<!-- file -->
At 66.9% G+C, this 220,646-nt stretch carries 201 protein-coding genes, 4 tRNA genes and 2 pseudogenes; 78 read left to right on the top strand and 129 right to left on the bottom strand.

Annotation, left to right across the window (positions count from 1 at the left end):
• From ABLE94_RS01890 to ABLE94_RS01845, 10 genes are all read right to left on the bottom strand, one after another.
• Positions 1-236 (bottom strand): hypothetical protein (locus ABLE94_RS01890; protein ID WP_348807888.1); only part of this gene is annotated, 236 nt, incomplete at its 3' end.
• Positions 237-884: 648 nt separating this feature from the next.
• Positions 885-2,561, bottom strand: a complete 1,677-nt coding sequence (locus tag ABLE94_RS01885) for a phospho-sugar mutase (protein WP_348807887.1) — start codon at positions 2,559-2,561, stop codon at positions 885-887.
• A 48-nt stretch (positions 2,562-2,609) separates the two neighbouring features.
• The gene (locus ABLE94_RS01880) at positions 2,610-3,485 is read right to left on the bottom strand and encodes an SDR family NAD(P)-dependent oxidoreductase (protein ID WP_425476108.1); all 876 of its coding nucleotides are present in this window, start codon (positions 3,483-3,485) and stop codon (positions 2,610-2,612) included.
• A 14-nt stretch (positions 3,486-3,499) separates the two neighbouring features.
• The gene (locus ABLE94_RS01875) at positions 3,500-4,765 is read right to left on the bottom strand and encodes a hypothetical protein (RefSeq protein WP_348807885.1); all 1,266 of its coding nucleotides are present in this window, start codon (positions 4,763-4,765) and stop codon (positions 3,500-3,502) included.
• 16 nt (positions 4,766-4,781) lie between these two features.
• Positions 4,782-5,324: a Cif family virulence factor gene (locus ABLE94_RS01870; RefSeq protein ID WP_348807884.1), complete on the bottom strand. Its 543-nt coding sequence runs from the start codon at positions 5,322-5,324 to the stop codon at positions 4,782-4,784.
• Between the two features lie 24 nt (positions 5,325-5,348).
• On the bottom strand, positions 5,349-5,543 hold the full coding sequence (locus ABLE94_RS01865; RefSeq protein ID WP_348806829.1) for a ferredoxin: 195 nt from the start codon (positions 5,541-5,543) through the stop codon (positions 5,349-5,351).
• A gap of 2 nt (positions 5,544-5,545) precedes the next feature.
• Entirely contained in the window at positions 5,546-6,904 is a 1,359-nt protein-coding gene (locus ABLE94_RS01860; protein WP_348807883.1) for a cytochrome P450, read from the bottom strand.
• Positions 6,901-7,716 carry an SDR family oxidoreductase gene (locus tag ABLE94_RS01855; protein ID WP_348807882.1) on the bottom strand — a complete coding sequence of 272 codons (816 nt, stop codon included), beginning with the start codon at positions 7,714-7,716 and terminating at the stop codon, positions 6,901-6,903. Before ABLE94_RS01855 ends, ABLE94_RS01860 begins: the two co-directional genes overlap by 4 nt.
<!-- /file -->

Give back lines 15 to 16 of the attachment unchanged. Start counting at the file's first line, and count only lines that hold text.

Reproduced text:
• A gap of 2 nt (positions 5,544-5,545) precedes the next feature.
• Entirely contained in the window at positions 5,546-6,904 is a 1,359-nt protein-coding gene (locus ABLE94_RS01860; protein WP_348807883.1) for a cytochrome P450, read from the bottom strand.